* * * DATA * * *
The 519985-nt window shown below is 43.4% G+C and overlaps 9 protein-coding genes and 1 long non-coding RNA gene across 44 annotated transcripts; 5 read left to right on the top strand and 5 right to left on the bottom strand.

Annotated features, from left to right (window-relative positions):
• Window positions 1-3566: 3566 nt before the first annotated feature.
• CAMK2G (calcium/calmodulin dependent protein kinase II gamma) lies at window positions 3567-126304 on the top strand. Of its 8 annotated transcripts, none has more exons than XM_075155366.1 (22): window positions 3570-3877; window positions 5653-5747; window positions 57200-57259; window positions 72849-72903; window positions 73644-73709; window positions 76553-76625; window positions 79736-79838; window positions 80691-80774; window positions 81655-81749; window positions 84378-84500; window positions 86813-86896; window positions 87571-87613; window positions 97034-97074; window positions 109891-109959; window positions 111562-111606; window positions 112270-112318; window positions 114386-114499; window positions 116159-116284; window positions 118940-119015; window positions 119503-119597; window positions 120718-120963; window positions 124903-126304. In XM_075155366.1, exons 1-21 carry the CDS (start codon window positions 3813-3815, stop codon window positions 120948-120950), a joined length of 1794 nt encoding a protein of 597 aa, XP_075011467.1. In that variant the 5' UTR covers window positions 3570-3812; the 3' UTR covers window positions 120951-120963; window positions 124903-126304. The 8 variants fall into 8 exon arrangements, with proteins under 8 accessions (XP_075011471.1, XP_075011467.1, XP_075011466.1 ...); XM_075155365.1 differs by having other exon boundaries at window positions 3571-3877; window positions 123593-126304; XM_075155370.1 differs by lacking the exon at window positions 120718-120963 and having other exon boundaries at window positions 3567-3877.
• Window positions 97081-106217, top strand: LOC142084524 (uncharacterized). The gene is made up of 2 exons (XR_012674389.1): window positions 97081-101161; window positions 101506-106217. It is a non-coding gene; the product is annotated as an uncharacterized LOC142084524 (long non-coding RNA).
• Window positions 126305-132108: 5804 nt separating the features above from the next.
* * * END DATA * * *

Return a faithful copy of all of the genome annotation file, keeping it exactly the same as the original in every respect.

The 519985-nt window shown below is 43.4% G+C and overlaps 9 protein-coding genes and 1 long non-coding RNA gene across 44 annotated transcripts; 5 read left to right on the top strand and 5 right to left on the bottom strand.

Annotated features, from left to right (window-relative positions):
• Window positions 1-3566: 3566 nt before the first annotated feature.
• CAMK2G (calcium/calmodulin dependent protein kinase II gamma) lies at window positions 3567-126304 on the top strand. Of its 8 annotated transcripts, none has more exons than XM_075155366.1 (22): window positions 3570-3877; window positions 5653-5747; window positions 57200-57259; window positions 72849-72903; window positions 73644-73709; window positions 76553-76625; window positions 79736-79838; window positions 80691-80774; window positions 81655-81749; window positions 84378-84500; window positions 86813-86896; window positions 87571-87613; window positions 97034-97074; window positions 109891-109959; window positions 111562-111606; window positions 112270-112318; window positions 114386-114499; window positions 116159-116284; window positions 118940-119015; window positions 119503-119597; window positions 120718-120963; window positions 124903-126304. In XM_075155366.1, exons 1-21 carry the CDS (start codon window positions 3813-3815, stop codon window positions 120948-120950), a joined length of 1794 nt encoding a protein of 597 aa, XP_075011467.1. In that variant the 5' UTR covers window positions 3570-3812; the 3' UTR covers window positions 120951-120963; window positions 124903-126304. The 8 variants fall into 8 exon arrangements, with proteins under 8 accessions (XP_075011471.1, XP_075011467.1, XP_075011466.1 ...); XM_075155365.1 differs by having other exon boundaries at window positions 3571-3877; window positions 123593-126304; XM_075155370.1 differs by lacking the exon at window positions 120718-120963 and having other exon boundaries at window positions 3567-3877.
• Window positions 97081-106217, top strand: LOC142084524 (uncharacterized). The gene is made up of 2 exons (XR_012674389.1): window positions 97081-101161; window positions 101506-106217. It is a non-coding gene; the product is annotated as an uncharacterized LOC142084524 (long non-coding RNA).
• Window positions 126305-132108: 5804 nt separating the features above from the next.